4. Choose the healthiest plants you can find.
Make sure that you choose types of plants according to the upcoming season – in late Spring, choose plants that want summer’s heat; in Fall, choose plants that thrive in Winter's coolness.
5. Transplant properly.
Ruffle the rootball slightly to loosen up the outer roots, and rough up the sides of the planting hole so roots don't meet a "brick wall." Plant most plants at the same depth that they were in their containers. Tomatoes are the only plants that also develop "adventitious" roots all along the portion of the stem that is underground, so plant them deeply, up to the top set of leaves, to encourage an extensive root system and consequently more vigorous plant producing more food.
6. Wait until the soil has warmed sufficiently in Spring.
While you may want to have the first ripe tomato on the block, don't transplant summer vegetable seedlings into the ground until the soil has warmed above 60 degrees Fahrenheit. Peppers, especially, will "pout" and never really thrive when transplanted too early.
7. Grow plants up trellises.
Trellises enable the greatest use of the soil, fertilizer, and water in your garden beds since you can grow plants more closely, with the foliage growing up instead of shading more growing space. And harvesting is much easier. Tomatoes come in "determinant" (they grow only to a determined height, bear all their fruit and then die) or "indeterminate" (they keep growing and bearing fruit until killed by frost), so give them support as soon as you plant them, rather than waiting until they get too big and flop over.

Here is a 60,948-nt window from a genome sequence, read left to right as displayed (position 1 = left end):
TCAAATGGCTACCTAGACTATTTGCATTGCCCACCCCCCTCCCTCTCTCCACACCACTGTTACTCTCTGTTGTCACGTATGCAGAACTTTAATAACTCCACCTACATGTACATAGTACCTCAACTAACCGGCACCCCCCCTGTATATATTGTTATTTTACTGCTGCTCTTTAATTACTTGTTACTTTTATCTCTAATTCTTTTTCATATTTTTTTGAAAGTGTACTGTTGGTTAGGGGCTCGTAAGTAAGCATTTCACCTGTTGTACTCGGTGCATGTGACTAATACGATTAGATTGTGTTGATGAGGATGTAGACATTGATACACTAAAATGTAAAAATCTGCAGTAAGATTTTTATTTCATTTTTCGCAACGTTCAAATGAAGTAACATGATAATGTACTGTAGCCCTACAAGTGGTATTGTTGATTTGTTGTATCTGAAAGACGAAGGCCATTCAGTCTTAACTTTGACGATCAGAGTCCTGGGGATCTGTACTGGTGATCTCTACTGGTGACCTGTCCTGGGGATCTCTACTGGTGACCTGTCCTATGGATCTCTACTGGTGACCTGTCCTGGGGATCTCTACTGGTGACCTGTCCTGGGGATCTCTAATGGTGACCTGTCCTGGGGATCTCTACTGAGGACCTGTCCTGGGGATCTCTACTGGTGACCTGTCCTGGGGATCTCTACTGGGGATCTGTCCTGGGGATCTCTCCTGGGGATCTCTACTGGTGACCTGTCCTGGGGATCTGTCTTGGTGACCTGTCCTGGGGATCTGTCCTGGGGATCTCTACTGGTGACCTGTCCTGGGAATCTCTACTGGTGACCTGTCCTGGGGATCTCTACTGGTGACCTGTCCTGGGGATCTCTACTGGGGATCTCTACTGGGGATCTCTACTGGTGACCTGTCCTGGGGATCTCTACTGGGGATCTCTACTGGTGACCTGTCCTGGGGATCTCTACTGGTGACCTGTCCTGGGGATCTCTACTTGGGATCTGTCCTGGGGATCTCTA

8. Fertilize when planting and when blossoming.
Before transplanting, incorporate a complete slow-release fertilizer (like 5-5-5) into the root area along with manure and compost. As plants grow, use a good organic fertilizer, like fish emulsion (yes, it will be stinky for a day or two, but some new versions don't smell so strongly). When fruiting plants like tomatoes start blooming, give them another feeding to encourage lots of blossoms and fruit.
9. Water properly.
Watering frequency changes according to the weather. Always water deeply to "teach" the roots to grow deeply. Then the plants will thrive during hot spells instead of dying because their roots were so close to the surface from shallow watering. Also, plants like to have their leaves (including the undersides) rinsed every once in a while during hot weather. But, fungi and other diseases can get a good start within only six hours of wet-and-warm conditions, so make sure that foliage dries off by sunset. Soaker hoses and other "dribblers" help release water slowly so it's absorbed into the soil to keep root systems hydrated.